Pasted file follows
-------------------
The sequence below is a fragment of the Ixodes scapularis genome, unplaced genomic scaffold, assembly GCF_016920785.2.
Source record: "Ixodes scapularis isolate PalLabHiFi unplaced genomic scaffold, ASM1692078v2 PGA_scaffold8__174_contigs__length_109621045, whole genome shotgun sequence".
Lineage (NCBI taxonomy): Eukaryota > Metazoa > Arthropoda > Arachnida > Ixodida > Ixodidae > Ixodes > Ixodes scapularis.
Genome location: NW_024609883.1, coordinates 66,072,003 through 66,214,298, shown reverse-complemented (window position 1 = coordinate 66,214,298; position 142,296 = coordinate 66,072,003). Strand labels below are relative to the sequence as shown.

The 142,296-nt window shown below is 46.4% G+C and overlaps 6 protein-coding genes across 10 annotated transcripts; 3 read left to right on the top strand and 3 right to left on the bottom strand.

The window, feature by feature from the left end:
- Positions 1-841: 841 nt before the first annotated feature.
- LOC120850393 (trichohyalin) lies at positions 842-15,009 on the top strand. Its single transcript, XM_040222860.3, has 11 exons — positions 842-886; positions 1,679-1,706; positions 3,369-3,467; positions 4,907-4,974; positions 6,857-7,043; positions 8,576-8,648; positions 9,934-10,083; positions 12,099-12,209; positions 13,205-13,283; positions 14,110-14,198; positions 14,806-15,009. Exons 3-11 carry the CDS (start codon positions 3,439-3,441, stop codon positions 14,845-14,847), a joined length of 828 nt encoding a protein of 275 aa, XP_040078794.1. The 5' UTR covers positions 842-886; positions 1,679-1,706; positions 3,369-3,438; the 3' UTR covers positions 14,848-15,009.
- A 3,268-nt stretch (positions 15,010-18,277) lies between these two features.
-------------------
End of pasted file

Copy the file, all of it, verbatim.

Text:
The sequence below is a fragment of the Ixodes scapularis genome, unplaced genomic scaffold, assembly GCF_016920785.2.
Source record: "Ixodes scapularis isolate PalLabHiFi unplaced genomic scaffold, ASM1692078v2 PGA_scaffold8__174_contigs__length_109621045, whole genome shotgun sequence".
Lineage (NCBI taxonomy): Eukaryota > Metazoa > Arthropoda > Arachnida > Ixodida > Ixodidae > Ixodes > Ixodes scapularis.
Genome location: NW_024609883.1, coordinates 66,072,003 through 66,214,298, shown reverse-complemented (window position 1 = coordinate 66,214,298; position 142,296 = coordinate 66,072,003). Strand labels below are relative to the sequence as shown.

The 142,296-nt window shown below is 46.4% G+C and overlaps 6 protein-coding genes across 10 annotated transcripts; 3 read left to right on the top strand and 3 right to left on the bottom strand.

The window, feature by feature from the left end:
- Positions 1-841: 841 nt before the first annotated feature.
- LOC120850393 (trichohyalin) lies at positions 842-15,009 on the top strand. Its single transcript, XM_040222860.3, has 11 exons — positions 842-886; positions 1,679-1,706; positions 3,369-3,467; positions 4,907-4,974; positions 6,857-7,043; positions 8,576-8,648; positions 9,934-10,083; positions 12,099-12,209; positions 13,205-13,283; positions 14,110-14,198; positions 14,806-15,009. Exons 3-11 carry the CDS (start codon positions 3,439-3,441, stop codon positions 14,845-14,847), a joined length of 828 nt encoding a protein of 275 aa, XP_040078794.1. The 5' UTR covers positions 842-886; positions 1,679-1,706; positions 3,369-3,438; the 3' UTR covers positions 14,848-15,009.
- A 3,268-nt stretch (positions 15,010-18,277) lies between these two features.